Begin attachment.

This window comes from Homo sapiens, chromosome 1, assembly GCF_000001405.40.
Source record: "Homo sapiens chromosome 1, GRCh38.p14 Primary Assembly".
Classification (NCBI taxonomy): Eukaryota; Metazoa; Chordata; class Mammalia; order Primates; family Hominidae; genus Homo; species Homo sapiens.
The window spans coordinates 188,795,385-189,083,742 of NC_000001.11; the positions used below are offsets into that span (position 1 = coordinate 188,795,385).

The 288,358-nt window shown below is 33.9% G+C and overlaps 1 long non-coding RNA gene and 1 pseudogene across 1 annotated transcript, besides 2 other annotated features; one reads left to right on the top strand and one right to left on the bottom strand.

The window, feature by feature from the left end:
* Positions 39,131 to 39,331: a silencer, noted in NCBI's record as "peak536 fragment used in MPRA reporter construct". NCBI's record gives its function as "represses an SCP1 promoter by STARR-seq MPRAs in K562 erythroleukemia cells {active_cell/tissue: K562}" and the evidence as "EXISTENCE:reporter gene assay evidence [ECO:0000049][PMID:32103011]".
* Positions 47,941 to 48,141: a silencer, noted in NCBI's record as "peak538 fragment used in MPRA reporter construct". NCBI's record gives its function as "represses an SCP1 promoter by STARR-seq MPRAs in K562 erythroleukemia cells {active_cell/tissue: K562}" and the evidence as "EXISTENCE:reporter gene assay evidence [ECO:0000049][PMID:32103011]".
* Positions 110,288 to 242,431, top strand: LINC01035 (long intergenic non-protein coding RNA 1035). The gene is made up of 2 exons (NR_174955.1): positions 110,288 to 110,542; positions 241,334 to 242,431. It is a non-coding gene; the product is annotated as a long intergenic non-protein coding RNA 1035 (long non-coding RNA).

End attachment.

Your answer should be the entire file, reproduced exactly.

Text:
This window comes from Homo sapiens, chromosome 1, assembly GCF_000001405.40.
Source record: "Homo sapiens chromosome 1, GRCh38.p14 Primary Assembly".
Classification (NCBI taxonomy): Eukaryota; Metazoa; Chordata; class Mammalia; order Primates; family Hominidae; genus Homo; species Homo sapiens.
The window spans coordinates 188,795,385-189,083,742 of NC_000001.11; the positions used below are offsets into that span (position 1 = coordinate 188,795,385).

The 288,358-nt window shown below is 33.9% G+C and overlaps 1 long non-coding RNA gene and 1 pseudogene across 1 annotated transcript, besides 2 other annotated features; one reads left to right on the top strand and one right to left on the bottom strand.

The window, feature by feature from the left end:
* Positions 39,131 to 39,331: a silencer, noted in NCBI's record as "peak536 fragment used in MPRA reporter construct". NCBI's record gives its function as "represses an SCP1 promoter by STARR-seq MPRAs in K562 erythroleukemia cells {active_cell/tissue: K562}" and the evidence as "EXISTENCE:reporter gene assay evidence [ECO:0000049][PMID:32103011]".
* Positions 47,941 to 48,141: a silencer, noted in NCBI's record as "peak538 fragment used in MPRA reporter construct". NCBI's record gives its function as "represses an SCP1 promoter by STARR-seq MPRAs in K562 erythroleukemia cells {active_cell/tissue: K562}" and the evidence as "EXISTENCE:reporter gene assay evidence [ECO:0000049][PMID:32103011]".
* Positions 110,288 to 242,431, top strand: LINC01035 (long intergenic non-protein coding RNA 1035). The gene is made up of 2 exons (NR_174955.1): positions 110,288 to 110,542; positions 241,334 to 242,431. It is a non-coding gene; the product is annotated as a long intergenic non-protein coding RNA 1035 (long non-coding RNA).